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Philippines Cedes To Kidnappers

Filipino hostage Angelo dela Cruz, Iraq
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The Philippines said Wednesday it is withdrawing its small peacekeeping contingent from Iraq early to meet the demand of kidnappers threatening to kill a captive Filipino truck driver.

The announcement, which said the pullout was beginning immediately, was a dramatic turnaround by one of Washington's biggest backers in the global war on terrorism. The Southeast Asian country earlier vowed it would not yield to pressure to move up the withdrawal, which had been scheduled for Aug. 20 when the force's mandate ends.

It was a blow to the U.S.-led international contingent in Iraq, which earlier was hit by the pullout of Spanish forces following the deadly terror attacks on Madrid train system. U.S. officials had expressed displeasure that Manila was even considering caving in to the kidnappers' demand, a position echoed by Australia and Iraq's new interim government.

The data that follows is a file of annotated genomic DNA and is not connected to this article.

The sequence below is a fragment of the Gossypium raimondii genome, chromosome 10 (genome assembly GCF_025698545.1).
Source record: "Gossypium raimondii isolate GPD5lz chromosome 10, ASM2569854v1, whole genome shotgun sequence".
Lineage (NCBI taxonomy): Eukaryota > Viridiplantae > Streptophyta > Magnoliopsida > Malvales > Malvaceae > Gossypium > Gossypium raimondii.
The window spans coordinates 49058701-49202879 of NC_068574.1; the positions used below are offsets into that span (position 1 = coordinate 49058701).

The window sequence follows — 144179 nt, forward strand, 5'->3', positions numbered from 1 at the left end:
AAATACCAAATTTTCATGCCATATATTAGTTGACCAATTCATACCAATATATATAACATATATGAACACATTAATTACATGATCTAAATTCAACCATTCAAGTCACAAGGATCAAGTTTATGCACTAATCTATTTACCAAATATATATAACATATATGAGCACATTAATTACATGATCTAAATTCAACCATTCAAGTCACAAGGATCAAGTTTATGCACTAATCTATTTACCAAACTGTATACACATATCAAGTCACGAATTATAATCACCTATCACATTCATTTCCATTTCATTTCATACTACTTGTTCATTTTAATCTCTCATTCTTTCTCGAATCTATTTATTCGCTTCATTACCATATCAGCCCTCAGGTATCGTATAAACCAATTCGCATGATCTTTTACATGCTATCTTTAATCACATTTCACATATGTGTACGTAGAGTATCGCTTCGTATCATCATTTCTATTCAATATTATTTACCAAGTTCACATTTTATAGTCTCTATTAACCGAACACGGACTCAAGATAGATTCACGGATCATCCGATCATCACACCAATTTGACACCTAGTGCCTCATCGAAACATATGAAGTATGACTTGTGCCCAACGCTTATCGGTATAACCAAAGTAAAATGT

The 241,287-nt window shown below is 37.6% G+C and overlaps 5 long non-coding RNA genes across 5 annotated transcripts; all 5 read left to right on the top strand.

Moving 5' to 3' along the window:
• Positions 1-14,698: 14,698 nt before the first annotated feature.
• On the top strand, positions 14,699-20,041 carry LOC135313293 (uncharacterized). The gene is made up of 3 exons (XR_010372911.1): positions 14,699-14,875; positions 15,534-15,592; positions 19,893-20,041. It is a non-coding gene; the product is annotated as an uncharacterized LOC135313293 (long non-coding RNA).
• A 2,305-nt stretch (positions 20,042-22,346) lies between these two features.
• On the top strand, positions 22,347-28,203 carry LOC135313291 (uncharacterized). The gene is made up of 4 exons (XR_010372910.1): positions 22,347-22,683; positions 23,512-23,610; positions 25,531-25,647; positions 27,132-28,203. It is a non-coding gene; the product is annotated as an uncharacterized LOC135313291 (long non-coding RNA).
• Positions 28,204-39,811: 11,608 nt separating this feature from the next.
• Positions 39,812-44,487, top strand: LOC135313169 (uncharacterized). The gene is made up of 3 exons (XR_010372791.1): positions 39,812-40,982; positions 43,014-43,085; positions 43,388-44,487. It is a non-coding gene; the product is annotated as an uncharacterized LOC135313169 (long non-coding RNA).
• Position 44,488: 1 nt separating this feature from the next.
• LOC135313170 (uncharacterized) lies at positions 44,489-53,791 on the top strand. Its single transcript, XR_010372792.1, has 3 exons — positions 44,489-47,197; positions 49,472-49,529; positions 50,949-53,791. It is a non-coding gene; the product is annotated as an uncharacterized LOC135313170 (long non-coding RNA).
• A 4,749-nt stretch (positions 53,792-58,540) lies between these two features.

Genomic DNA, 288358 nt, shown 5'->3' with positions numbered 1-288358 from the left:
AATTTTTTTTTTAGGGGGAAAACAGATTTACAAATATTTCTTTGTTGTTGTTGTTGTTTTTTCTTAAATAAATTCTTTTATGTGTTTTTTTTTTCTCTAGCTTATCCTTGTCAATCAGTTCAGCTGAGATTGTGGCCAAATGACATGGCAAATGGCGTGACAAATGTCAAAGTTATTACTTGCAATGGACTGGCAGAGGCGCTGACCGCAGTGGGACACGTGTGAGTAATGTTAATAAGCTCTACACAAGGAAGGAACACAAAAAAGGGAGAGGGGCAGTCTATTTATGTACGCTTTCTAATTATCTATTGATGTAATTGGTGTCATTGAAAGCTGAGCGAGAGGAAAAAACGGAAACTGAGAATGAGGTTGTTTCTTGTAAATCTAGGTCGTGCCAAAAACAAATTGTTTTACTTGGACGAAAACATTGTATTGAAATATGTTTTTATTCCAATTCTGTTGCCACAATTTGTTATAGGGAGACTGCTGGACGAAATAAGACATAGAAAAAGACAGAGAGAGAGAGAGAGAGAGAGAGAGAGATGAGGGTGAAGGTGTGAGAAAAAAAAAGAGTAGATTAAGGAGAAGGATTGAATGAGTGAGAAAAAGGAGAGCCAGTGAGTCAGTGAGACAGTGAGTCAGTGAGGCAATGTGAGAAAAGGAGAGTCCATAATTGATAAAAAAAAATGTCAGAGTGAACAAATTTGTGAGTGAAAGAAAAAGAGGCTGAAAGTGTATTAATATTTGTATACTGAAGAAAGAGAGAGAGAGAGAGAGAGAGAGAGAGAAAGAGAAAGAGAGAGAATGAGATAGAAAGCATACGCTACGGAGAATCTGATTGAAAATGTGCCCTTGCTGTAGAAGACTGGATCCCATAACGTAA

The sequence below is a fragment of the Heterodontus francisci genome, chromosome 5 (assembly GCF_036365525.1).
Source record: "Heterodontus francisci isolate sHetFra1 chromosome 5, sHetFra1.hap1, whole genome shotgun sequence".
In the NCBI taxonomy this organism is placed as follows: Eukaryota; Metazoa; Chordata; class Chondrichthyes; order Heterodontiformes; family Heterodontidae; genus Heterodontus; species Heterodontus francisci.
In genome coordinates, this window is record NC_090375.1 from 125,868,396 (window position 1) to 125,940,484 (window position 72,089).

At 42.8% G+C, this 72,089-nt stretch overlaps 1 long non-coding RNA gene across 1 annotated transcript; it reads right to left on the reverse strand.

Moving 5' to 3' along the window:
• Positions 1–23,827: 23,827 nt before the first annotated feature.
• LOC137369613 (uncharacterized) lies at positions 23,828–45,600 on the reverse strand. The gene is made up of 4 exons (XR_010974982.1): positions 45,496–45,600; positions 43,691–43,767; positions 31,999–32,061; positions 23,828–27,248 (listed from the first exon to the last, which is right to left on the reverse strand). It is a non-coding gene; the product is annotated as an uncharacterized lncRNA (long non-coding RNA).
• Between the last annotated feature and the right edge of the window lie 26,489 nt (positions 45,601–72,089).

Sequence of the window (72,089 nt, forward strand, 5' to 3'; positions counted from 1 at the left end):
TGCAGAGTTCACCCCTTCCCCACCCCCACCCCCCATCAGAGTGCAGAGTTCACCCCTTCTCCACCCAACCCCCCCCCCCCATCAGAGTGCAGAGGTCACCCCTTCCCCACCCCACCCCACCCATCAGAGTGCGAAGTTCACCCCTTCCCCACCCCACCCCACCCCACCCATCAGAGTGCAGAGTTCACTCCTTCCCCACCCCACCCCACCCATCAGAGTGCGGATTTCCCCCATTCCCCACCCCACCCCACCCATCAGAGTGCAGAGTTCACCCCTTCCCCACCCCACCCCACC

"The Foreign Affairs Ministry is coordinating the pullout of the humanitarian contingent with the Ministry of National Defense," a government statement said. "As of today, our head count is down from 51 to 43."

A deadline set by the Iraqi Islamic Army-Khaled bin Al-Waleed Corps for the Philippines to meet the group's troop withdrawal demand expired early Tuesday, but negotiations continued in Iraq through intermediaries.

The insurgents had told President Gloria Macapagal Arroyo that Angelo dela Cruz, a poor father of eight, already had been moved to the place he would be killed if she didn't change her mind.

The crisis put Arroyo squarely between domestic concerns and her previously strong commitment to the United States, the Philippines' former colonial power.

The timing was particularly bad, with political wounds still fresh from a bitter election. The opposition claims it won and has warned of possible mass protests. But the government has said that the threat of possible destabilization plots had eased following Arroyo's inauguration for a new six-year term on June 30.